As a contractor, the money is paid directly to you without the Tax and NI deductions, or you are paid via a third party, often a contract agency. There are different options available to handle the Tax. You can set yourself up as a Limited Company, which can offer tax breaks. Essentially you get paid your income gross and you are responsible for sorting out and paying your tax and NI – often this is a better solution for high earners who can afford an accountant to do this form them.
The key thing to remember about your Tax or NI is that not paying the right amount can leave you with a lot of pain and anxiety for many years. The government, through the HMRC, is very diligent about chasing down defaulters, or people who make genuine mistakes, and they have long memories. Paying the right amount as you go along will protect you from finding large debt obligations later on and potentially ruinous claims and even prison!
A somewhat simpler solution is the umbrella company. This, essentially, sits between you and either your contracting agency, or your end client. They bill the organisation for your services and then pay you through their payroll. The Umbrella Company works out the Tax and NI contributions and deducts these at source, paying you the net amount. This way you stay up to date with your liabilities with the HMRC, (the funky new name for the Inland Revenue) in a similar way to being permanently employed. There is also the advantage that you can claim tax relief on relevant daily expenses – the cost of your travel, and subsistence, for example, which reduces overall the tax you pay, and increases the money you bring in.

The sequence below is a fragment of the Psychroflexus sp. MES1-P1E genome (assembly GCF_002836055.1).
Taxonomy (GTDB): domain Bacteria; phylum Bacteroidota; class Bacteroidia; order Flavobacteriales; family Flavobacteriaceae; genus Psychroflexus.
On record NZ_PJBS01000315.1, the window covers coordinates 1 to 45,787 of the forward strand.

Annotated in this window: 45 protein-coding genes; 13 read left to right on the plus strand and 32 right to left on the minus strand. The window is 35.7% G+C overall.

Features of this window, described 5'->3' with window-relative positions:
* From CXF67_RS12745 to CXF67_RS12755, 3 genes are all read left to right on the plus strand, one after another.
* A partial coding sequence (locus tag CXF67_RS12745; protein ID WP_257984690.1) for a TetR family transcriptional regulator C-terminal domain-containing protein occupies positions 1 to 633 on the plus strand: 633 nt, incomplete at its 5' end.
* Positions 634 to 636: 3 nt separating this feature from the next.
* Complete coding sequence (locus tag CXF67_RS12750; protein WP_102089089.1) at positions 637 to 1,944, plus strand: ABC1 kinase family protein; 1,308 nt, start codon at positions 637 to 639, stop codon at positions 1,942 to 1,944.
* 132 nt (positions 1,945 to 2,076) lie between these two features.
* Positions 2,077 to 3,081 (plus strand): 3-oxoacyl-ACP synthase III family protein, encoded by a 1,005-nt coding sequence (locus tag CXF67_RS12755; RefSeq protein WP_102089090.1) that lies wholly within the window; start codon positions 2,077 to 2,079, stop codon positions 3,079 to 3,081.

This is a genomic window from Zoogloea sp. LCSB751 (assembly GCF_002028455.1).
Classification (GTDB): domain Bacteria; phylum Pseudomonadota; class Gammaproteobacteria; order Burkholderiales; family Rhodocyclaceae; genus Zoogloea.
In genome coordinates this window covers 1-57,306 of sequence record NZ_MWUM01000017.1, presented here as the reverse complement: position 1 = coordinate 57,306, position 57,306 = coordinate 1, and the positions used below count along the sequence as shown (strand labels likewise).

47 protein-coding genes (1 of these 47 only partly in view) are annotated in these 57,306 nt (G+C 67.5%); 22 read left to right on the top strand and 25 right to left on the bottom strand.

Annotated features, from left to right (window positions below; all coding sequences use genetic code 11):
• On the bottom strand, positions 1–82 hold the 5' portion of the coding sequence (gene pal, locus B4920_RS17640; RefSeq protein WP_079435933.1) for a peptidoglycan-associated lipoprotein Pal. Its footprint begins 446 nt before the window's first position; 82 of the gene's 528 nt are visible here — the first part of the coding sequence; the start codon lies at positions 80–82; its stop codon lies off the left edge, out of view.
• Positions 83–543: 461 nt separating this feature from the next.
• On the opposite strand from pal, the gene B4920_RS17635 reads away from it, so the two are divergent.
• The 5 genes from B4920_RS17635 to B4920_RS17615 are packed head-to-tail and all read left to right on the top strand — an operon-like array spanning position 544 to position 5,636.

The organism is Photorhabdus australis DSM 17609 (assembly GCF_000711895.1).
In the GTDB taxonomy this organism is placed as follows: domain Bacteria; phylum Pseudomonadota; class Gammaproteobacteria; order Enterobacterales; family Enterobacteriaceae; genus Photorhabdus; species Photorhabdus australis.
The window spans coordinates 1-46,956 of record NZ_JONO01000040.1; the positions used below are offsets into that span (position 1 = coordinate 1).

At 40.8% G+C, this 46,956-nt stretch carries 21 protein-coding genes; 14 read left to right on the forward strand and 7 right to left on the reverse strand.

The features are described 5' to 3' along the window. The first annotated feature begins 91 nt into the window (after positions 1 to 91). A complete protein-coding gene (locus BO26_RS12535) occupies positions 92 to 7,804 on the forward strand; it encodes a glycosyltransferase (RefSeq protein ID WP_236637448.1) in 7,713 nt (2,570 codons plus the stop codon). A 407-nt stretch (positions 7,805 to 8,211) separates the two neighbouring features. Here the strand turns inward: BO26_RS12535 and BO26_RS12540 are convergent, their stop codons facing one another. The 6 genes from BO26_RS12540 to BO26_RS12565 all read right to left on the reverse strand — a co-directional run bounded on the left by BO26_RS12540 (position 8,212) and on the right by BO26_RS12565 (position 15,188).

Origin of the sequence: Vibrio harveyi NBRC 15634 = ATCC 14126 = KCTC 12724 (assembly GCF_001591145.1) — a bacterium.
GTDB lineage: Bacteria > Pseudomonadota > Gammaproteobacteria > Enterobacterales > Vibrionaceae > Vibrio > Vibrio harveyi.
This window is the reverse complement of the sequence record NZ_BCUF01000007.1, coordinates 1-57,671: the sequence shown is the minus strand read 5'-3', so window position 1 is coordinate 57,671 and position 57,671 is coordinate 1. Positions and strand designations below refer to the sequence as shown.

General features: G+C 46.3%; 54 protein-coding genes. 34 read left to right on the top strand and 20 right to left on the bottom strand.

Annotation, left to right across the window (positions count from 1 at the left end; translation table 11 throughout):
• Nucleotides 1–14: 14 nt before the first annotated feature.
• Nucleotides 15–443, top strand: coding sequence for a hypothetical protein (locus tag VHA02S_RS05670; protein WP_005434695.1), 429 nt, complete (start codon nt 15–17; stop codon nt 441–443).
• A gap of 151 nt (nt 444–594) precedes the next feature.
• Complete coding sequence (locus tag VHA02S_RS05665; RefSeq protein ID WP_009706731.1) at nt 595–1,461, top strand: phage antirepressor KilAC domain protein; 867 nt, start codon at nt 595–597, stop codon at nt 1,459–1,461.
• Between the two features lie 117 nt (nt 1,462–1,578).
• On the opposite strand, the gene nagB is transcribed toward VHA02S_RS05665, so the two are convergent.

One such umbrella company is Conduit People Management, based in Reading, (http://www.Conduitpm.com). Conduit was set up by David Brownlow, a graduate of Northumbria University who in 2005 was awarded E&Y Entrepreneur of the Year. Brownlow’s group consists of a number of successful Resourcing companies and has been founded upon servicing the Financial Services sector, supplying teams of people to carry out various projects. Brownlow has built the business on a backbone of integrity and ethical business practices, as the Financial Services industry is now rich with rules and regulations and insists upon the highest of standards.
"Tax is a tricky business", says Brownlow, "and an umbrella company is a good way of staying on the right side of the law. They should be simple to use, and they’ll handle your tax obligations for you". But you do have to deal with the right one. "I am worried that some of the advice that people are getting from the industry at large isn’t quite right and this might create contractors some trouble later on, possibly even having to repay a large Tax bill later on, for example."
"I set up Conduit to sit alongside my other businesses to provide an easy to use, compliant service to people who wanted to work as contractors, especially those working as contractors for the first time, to support and hand-hold them through the tax minefield," says Brownlow.
There’s plenty of resource and advice available on the web to help and support people looking at contracting as a career option and whether you use it as a step into a permanent role, or as a longer term option, with all the flexibility that affords, it might well be worth a further look.